do old records work on new record players? (Quick Answer)

Yes, old records will work on new record players.

With one exception, and that is the 78rpm (revolutions per minute) records made before 1948 might not work and could damage your needle.

Most old records (45 rpm, 33 1/3 rpm, and 78 rpm) will work on new record players.

Find out how to determine what speed your record is.

However, there are some exceptions:

The sound quality of vinyl pressings may vary from one album to another due to the mastering process used in their manufacture.

In particular, later albums have been mastered with greatly enhanced levels of audio compression or limiting which helped to increase the volume of low-level passages – but also reduced dynamic range through the recordings.

This can give a more consistent sound when played through modern equipment, but it can make the album seem less ‘alive’.

Also, in some cases, old records may not be playable on a new record player.

Manufacturing plants used different (and sometimes incompatible) vinyl formulations during any given time period.

This means that LPs pressed in one year or decade might have slightly or significantly different characteristics than LPs from another country, pressing plant and/or year, and could even be made of different materials despite having similar looking labels and mold numbers.

In addition to this, there are special considerations for 45 rpm singles: they were not cut as deeply as other records so their playback fidelity is poorer than their larger counterparts; “78 microgroove records made before 1952 should be treated with suspicion; the average record was originally pressed on a harder variety of shellac and often contains abrasive agents such as calcium carbonate which quicken wear of stylis.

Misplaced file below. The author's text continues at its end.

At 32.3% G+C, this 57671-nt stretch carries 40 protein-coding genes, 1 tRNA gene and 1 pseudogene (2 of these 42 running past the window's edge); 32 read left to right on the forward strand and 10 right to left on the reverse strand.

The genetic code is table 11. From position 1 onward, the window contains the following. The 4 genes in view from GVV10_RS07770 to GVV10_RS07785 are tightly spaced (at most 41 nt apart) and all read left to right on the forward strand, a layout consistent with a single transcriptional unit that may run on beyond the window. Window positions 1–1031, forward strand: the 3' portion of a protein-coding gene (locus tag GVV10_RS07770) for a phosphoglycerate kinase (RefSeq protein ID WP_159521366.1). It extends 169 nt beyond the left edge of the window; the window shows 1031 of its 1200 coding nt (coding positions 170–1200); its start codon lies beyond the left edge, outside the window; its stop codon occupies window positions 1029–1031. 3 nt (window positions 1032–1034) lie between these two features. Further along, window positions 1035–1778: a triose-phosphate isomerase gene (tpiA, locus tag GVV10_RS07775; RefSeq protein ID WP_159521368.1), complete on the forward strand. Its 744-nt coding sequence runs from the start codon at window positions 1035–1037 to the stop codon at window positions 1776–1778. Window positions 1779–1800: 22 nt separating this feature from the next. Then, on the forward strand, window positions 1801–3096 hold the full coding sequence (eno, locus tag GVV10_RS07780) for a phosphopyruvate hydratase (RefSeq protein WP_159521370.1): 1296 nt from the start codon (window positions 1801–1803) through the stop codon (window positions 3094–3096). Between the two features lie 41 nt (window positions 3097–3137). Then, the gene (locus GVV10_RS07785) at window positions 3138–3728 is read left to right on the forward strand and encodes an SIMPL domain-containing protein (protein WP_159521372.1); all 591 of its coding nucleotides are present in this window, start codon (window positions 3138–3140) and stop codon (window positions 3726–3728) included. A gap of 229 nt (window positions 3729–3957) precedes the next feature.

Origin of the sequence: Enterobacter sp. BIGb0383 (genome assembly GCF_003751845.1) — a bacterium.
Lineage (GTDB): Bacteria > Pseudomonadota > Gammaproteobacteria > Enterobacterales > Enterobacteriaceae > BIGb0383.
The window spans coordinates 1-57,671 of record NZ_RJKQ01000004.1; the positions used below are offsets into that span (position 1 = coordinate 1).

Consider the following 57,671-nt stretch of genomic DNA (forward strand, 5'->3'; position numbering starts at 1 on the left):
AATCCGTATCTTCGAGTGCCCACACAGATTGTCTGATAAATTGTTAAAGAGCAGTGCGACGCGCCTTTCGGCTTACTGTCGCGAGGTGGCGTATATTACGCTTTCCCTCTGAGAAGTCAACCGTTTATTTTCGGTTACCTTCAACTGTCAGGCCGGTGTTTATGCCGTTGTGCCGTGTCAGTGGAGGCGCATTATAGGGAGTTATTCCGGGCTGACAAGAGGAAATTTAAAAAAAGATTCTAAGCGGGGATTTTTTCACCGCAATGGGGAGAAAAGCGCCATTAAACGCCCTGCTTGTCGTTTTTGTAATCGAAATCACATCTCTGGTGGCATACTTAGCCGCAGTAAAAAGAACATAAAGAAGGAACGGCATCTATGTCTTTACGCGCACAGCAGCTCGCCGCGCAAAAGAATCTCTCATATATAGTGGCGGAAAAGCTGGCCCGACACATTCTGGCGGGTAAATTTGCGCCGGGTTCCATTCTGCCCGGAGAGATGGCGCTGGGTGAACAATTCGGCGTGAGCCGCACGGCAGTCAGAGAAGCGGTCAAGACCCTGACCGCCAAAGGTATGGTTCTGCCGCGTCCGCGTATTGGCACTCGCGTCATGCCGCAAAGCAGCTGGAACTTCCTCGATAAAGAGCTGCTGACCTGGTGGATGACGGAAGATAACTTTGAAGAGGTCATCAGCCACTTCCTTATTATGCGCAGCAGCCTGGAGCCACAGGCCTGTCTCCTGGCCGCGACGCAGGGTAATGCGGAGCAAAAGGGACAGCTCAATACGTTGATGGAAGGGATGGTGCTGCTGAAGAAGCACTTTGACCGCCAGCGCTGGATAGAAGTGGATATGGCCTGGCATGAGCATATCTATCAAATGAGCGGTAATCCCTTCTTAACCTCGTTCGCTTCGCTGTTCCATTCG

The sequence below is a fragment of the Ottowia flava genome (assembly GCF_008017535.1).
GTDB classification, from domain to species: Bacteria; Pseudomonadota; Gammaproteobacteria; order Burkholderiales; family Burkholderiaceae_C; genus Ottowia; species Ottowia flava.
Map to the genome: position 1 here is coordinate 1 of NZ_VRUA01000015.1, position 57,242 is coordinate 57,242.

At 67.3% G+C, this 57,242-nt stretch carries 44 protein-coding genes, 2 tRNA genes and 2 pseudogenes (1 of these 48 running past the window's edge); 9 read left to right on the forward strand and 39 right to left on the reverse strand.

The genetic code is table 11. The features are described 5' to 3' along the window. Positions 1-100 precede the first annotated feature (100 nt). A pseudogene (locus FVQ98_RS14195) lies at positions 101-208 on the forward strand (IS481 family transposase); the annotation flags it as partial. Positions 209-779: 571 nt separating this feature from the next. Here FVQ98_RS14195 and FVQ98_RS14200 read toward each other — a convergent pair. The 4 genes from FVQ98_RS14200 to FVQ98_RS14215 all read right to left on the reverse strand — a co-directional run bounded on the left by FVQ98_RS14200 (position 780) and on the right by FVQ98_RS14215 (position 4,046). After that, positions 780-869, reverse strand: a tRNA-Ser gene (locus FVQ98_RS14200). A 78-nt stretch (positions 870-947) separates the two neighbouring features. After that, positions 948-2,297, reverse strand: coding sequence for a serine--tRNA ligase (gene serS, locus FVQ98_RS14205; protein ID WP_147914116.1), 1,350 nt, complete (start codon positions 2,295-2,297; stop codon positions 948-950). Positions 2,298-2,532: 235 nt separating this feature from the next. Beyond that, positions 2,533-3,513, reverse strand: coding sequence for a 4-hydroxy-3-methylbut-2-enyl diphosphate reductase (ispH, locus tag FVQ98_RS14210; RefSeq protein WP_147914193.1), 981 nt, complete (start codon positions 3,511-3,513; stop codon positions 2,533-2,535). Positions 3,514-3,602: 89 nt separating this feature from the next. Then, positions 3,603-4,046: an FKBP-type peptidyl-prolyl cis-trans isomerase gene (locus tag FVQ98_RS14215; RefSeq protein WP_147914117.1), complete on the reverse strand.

Also, there are special considerations for 78rpm records made before 1948.

After World War II, the materials used to make the discs became more durable. “New shellac compounds came into use along with other plastics in various parts of 78 disc manufacture.”

Some 78 discs were actually pressings made from Bakelite rather than shellac–a very hard resin that resists deformation under normal playing (warping) conditions.

To summarize: most old records (45 rpm, 33 1/3 rpm, and 78 rpm) will work on new record players.

However, there are some exceptions: the sound quality of vinyl pressings may vary from one album to another due to the mastering process used in their manufacture; and if people want to play 78rpm records made before 1948 on a new record player, they should be treated with suspicion, as these were often pressed from shellac rather than polyvinyl chloride (PVC) and will likely warp under modern temperatures and other conditions.